GOES-16 “Red” Visible (0.64 µm), Near-Infrared “Snow/Ice” (1.61 µm), Near-Infrared “Cloud Particle Size” (2.24 µm), Shortwave Infrared (3.9 µm) and “Clean” Infrared Window (10.3 µm) images [click to play MP4 animation]

The first -40º temperature of the winter in Alaska

November 24th, 2018 |

Suomi NPP VIIRS Day/Night Band (0.7 µm) and Infrared Window (11.45 µm) images [click to enlarge]

Suomi NPP VIIRS Day/Night Band (0.7 µm) and Infrared Window (11.45 µm) images [click to enlarge]

A sequence of Suomi NPP VIIRS Day/Night Band (0.7 µm) and Infrared Window (11.45 µm) images centered over the North Slope of Alaska (above) showed a few patches of thin stratus cloud drifting westward on 24 November 2018. Ample illumination from the Moon — which was in the Waning Gibbous phase, at 98% of Full — maximized the “visible image at night” capability of the Day/Night Band. A faster animation of Infrared images helped to emphasize the westward motion of multi-year drift ice in the Beaufort Sea as it collided with the growing wedge of first-year land-fast ice off the northeast coast of Alaska.

In areas with deeper snow cover that remained generally cloud-free for long periods of time, temperatures at first-order stations dropped into the -20s and -30s F; a low of -35ºF was recorded at Nuiqsut (PAQT). A closer look at the 2314 UTC Infrared image (below) revealed surface brightness temperatures as cold as -47ºC or -53ºF (lighter shades of yellow) in the valleys near Galbraith Lake (PAGB).

Suomi NPP VIIRS Infrared Window (11.45 µm) image at 2314 UTC [click to enlarge]

Suomi NPP VIIRS Infrared Window (11.45 µm) image at 2314 UTC [click to enlarge]

The RAWS site at Umiat Airfield (PAUM) registered a minimum temperature of -40ºF (hourly summary) at 2123 UTC on 24 November (below) — this was the first reliable -40º temperature of the 2018/2019 Winter season in Alaska. Farther to the east, the HADS site at Sagavanirktok recorded a low of -44F, but that max/min temperature data was flagged as being suspect (red) by Mesowest quality control.

Minimum and maximum temperatures for the 24-hour period ending at 20 UTC on 25 November [click to enlarge]

Minimum and maximum temperatures for the 24-hour period ending at 20 UTC on 25 November [click to enlarge]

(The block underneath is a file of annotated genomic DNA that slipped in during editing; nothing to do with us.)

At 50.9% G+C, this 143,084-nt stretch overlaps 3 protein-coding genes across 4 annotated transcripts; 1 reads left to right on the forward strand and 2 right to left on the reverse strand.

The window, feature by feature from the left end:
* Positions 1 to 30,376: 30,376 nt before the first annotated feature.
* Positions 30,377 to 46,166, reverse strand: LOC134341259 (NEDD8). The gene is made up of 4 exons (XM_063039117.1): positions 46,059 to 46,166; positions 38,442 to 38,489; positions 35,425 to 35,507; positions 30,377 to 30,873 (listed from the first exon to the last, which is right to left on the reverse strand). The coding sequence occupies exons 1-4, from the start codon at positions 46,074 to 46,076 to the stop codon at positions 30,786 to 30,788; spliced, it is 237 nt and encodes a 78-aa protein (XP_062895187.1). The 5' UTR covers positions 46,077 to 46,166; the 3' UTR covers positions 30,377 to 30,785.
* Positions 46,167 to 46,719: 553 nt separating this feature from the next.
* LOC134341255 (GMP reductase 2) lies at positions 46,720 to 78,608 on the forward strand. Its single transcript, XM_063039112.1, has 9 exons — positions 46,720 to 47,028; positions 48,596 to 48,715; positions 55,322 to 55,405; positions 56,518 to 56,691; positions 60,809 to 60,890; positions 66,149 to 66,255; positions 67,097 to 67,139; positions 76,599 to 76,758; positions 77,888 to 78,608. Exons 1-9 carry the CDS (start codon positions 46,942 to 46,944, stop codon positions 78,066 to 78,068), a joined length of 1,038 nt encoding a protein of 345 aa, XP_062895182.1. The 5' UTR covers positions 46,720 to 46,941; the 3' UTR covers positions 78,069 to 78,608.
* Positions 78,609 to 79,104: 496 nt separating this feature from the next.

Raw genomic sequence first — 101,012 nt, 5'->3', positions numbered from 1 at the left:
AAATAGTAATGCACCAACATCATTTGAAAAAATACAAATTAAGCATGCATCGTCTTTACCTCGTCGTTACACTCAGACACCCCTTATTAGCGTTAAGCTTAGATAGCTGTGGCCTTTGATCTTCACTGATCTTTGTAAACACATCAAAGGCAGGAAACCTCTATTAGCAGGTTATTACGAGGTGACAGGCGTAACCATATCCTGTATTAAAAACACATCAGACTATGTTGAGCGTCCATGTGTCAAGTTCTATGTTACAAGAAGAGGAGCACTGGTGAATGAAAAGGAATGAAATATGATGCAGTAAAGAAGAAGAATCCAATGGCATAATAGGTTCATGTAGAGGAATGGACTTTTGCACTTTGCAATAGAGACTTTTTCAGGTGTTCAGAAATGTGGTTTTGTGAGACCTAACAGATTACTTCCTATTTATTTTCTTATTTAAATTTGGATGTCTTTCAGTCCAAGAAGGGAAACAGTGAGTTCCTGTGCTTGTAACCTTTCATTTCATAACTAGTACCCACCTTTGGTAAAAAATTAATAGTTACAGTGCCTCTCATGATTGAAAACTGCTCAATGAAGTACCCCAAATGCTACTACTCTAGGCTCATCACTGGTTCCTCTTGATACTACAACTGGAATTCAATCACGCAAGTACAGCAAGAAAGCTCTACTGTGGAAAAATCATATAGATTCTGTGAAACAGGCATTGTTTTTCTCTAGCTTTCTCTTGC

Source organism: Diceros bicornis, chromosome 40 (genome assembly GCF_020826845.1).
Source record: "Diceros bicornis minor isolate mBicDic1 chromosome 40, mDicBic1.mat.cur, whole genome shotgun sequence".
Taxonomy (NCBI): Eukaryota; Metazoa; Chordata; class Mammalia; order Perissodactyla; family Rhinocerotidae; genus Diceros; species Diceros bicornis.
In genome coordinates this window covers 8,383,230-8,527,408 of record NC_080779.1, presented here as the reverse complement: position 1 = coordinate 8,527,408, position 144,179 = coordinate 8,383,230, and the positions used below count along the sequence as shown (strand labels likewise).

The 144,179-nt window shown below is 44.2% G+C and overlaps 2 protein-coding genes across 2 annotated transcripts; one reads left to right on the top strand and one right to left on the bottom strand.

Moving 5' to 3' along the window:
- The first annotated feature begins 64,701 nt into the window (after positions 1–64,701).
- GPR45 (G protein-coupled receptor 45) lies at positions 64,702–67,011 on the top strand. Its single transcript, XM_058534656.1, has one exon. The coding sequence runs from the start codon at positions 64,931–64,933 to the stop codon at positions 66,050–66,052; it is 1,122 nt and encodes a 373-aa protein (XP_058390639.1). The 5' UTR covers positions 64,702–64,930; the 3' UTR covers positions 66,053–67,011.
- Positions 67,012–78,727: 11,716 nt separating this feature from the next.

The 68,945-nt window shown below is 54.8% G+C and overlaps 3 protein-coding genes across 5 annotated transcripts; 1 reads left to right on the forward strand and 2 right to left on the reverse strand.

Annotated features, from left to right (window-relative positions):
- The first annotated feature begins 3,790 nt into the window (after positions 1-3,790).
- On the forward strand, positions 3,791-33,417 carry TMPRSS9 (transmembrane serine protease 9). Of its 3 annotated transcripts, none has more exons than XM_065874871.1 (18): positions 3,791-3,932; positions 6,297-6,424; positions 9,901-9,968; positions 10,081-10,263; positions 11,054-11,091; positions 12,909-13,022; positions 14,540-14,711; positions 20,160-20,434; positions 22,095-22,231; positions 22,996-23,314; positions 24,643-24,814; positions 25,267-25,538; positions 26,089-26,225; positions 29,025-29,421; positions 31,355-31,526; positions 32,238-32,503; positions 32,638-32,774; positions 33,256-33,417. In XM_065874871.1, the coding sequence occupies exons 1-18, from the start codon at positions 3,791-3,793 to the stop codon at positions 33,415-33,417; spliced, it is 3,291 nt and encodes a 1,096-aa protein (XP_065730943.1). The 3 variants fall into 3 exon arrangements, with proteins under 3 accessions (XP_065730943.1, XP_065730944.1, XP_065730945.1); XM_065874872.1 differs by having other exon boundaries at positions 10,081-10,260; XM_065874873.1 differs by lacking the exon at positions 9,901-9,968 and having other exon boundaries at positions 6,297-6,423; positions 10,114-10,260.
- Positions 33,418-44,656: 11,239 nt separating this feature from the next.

Increasing ice concentration in Hudson Bay

November 21st, 2018 |

Sea ice concentration derived from AMSR2 data, 06-21 November [click to play animation | MP4]

Daily sea ice concentration derived from AMSR2 data, 06-21 November [click to play animation | MP4]

After increasingly colder air began moving from eastern Nunavut across Hudson Bay beginning on 06 November (surface analyses), the daily sea ice concentration as derived from GCOM-W1 AMSR2 data (source) began to increase in the northern half of Hudson Bay (above) — especially after 15 November once mid-day (18 UTC) temperatures colder than -20ºF were seen at reporting stations along the northwest coast.

A sequence of daily Terra/Aqua MODIS True Color Red-Green-Blue (RGB) images (source) showed signatures of the increasing of ice coverage.

Terra/Aqua MODIS True Color RGB images, 06-21 November [click to play animation | MP4]

Daily Terra/Aqua MODIS True Color RGB images, 06-21 November [click to play animation | MP4]

A toggle between Terra MODIS True Color and False Color RGB images on 21 November (below) confirmed that much of the northern half of Hudson Bay contained ice — snow/ice (as well as ice crystal clouds) appear as darker shades of red in the False Color image (in contrast to the cyan shades of supercooled water droplet clouds).

Terra MODIS True Color and False Color RGB images on 21 November [click to enlarge]

Terra MODIS True Color and False Color RGB images on 21 November [click to enlarge]

19 November maps of Ice Concentration, Ice Stage and Departure from Normal via the Canadian Ice Service (below) further characterized this ice formation, which was ahead of normal for the central portion of Hudson Bay.

Ice Concentration [click to enlarge]

Ice Concentration [click to enlarge]

Ice Stage [click to enlarge]

Ice Stage [click to enlarge]

Ice Concentration Departure [click to enlarge]

Ice Concentration Departure [click to enlarge]